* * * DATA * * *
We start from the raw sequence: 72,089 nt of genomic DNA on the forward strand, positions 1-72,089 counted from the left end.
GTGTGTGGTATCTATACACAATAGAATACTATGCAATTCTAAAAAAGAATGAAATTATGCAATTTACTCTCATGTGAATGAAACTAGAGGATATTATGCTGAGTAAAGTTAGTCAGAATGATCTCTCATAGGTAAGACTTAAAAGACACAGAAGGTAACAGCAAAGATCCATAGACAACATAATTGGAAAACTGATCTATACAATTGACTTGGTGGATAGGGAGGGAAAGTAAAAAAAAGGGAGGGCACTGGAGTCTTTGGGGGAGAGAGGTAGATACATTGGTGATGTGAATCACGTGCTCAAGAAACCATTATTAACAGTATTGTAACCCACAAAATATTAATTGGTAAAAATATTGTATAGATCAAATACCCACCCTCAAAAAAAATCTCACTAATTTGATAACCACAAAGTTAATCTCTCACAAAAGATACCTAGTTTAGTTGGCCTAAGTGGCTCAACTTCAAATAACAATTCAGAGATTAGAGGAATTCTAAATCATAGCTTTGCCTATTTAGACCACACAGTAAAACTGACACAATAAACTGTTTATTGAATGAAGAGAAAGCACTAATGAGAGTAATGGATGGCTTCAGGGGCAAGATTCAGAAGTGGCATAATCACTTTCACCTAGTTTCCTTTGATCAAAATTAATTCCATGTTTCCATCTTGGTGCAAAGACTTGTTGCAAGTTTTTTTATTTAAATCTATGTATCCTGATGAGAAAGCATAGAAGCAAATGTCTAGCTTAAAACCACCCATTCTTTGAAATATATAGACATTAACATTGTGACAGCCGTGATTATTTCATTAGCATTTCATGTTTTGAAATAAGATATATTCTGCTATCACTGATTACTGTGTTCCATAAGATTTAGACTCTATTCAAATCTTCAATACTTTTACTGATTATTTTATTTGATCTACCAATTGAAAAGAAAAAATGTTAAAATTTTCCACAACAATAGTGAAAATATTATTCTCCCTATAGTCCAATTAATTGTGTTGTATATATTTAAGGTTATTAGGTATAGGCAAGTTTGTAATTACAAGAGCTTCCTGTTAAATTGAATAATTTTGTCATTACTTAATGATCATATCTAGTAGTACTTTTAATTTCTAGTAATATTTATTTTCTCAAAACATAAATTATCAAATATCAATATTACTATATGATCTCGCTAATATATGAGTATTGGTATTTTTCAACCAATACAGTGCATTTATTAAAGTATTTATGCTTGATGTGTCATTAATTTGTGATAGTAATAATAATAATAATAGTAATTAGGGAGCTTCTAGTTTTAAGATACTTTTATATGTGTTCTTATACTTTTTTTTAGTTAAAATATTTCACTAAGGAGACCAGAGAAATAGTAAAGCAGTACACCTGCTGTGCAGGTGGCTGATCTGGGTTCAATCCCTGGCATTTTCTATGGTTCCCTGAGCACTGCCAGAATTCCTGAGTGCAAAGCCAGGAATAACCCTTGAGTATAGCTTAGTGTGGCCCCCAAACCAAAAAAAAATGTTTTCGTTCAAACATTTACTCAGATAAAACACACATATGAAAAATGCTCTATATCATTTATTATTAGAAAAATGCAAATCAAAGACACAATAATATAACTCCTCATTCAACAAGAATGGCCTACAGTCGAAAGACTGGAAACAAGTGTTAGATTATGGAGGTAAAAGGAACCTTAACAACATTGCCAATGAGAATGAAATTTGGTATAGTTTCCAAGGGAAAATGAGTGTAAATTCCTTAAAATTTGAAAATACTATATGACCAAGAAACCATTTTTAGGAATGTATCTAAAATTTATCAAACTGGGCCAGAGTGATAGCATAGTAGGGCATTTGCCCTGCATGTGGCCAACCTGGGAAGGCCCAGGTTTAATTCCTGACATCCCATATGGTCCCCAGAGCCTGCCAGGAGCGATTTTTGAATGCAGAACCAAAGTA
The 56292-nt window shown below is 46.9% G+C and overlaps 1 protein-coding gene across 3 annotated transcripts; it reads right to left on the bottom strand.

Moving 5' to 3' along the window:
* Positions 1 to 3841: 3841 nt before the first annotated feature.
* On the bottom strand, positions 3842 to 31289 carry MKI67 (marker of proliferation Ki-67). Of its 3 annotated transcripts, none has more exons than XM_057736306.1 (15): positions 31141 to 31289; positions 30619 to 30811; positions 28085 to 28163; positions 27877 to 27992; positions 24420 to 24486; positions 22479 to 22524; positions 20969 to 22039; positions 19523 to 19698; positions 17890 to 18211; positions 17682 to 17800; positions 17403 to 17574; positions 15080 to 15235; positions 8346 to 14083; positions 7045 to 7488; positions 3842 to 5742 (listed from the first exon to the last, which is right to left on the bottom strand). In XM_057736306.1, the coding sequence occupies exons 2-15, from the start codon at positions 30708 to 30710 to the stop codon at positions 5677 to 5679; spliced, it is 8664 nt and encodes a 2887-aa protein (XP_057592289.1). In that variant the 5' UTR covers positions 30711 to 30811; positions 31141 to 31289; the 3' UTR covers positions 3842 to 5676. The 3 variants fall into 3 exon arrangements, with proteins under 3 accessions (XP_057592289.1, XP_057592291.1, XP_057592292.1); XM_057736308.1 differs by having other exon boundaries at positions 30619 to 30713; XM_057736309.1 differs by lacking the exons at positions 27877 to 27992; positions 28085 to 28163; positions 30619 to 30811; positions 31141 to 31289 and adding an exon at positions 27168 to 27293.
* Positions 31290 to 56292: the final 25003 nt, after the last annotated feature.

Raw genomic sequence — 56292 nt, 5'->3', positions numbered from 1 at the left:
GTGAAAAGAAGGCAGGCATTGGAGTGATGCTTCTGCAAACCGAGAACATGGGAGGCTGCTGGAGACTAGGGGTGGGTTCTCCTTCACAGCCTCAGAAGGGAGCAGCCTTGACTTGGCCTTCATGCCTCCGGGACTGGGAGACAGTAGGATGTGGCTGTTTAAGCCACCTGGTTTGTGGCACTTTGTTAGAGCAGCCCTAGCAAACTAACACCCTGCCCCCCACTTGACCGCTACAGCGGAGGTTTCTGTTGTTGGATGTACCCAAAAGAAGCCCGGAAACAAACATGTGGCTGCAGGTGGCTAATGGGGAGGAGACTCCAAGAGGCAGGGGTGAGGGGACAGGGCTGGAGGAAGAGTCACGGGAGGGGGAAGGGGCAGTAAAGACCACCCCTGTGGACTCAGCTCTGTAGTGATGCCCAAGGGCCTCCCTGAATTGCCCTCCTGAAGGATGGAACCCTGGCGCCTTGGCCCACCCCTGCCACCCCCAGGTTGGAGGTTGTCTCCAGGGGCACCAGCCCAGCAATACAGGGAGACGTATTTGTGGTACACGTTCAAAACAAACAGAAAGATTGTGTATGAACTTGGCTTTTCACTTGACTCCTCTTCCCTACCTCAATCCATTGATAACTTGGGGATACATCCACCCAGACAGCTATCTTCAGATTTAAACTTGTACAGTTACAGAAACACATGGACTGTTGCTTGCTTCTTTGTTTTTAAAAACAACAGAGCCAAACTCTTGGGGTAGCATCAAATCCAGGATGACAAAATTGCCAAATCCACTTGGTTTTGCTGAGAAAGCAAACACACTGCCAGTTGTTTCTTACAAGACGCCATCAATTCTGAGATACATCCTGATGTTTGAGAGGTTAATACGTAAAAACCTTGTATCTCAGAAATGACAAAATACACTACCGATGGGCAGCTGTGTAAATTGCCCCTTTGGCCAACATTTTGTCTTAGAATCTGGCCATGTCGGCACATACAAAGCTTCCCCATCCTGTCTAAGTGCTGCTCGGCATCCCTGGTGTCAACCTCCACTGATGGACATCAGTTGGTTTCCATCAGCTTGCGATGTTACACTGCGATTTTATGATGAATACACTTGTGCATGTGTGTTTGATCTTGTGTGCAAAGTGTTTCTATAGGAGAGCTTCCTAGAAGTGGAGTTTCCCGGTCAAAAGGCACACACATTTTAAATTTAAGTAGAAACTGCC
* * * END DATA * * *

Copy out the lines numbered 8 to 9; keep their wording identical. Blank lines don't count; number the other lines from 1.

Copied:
Raw genomic sequence — 56292 nt, 5'->3', positions numbered from 1 at the left:
GTGAAAAGAAGGCAGGCATTGGAGTGATGCTTCTGCAAACCGAGAACATGGGAGGCTGCTGGAGACTAGGGGTGGGTTCTCCTTCACAGCCTCAGAAGGGAGCAGCCTTGACTTGGCCTTCATGCCTCCGGGACTGGGAGACAGTAGGATGTGGCTGTTTAAGCCACCTGGTTTGTGGCACTTTGTTAGAGCAGCCCTAGCAAACTAACACCCTGCCCCCCACTTGACCGCTACAGCGGAGGTTTCTGTTGTTGGATGTACCCAAAAGAAGCCCGGAAACAAACATGTGGCTGCAGGTGGCTAATGGGGAGGAGACTCCAAGAGGCAGGGGTGAGGGGACAGGGCTGGAGGAAGAGTCACGGGAGGGGGAAGGGGCAGTAAAGACCACCCCTGTGGACTCAGCTCTGTAGTGATGCCCAAGGGCCTCCCTGAATTGCCCTCCTGAAGGATGGAACCCTGGCGCCTTGGCCCACCCCTGCCACCCCCAGGTTGGAGGTTGTCTCCAGGGGCACCAGCCCAGCAATACAGGGAGACGTATTTGTGGTACACGTTCAAAACAAACAGAAAGATTGTGTATGAACTTGGCTTTTCACTTGACTCCTCTTCCCTACCTCAATCCATTGATAACTTGGGGATACATCCACCCAGACAGCTATCTTCAGATTTAAACTTGTACAGTTACAGAAACACATGGACTGTTGCTTGCTTCTTTGTTTTTAAAAACAACAGAGCCAAACTCTTGGGGTAGCATCAAATCCAGGATGACAAAATTGCCAAATCCACTTGGTTTTGCTGAGAAAGCAAACACACTGCCAGTTGTTTCTTACAAGACGCCATCAATTCTGAGATACATCCTGATGTTTGAGAGGTTAATACGTAAAAACCTTGTATCTCAGAAATGACAAAATACACTACCGATGGGCAGCTGTGTAAATTGCCCCTTTGGCCAACATTTTGTCTTAGAATCTGGCCATGTCGGCACATACAAAGCTTCCCCATCCTGTCTAAGTGCTGCTCGGCATCCCTGGTGTCAACCTCCACTGATGGACATCAGTTGGTTTCCATCAGCTTGCGATGTTACACTGCGATTTTATGATGAATACACTTGTGCATGTGTGTTTGATCTTGTGTGCAAAGTGTTTCTATAGGAGAGCTTCCTAGAAGTGGAGTTTCCCGGTCAAAAGGCACACACATTTTAAATTTAAGTAGAAACTGCC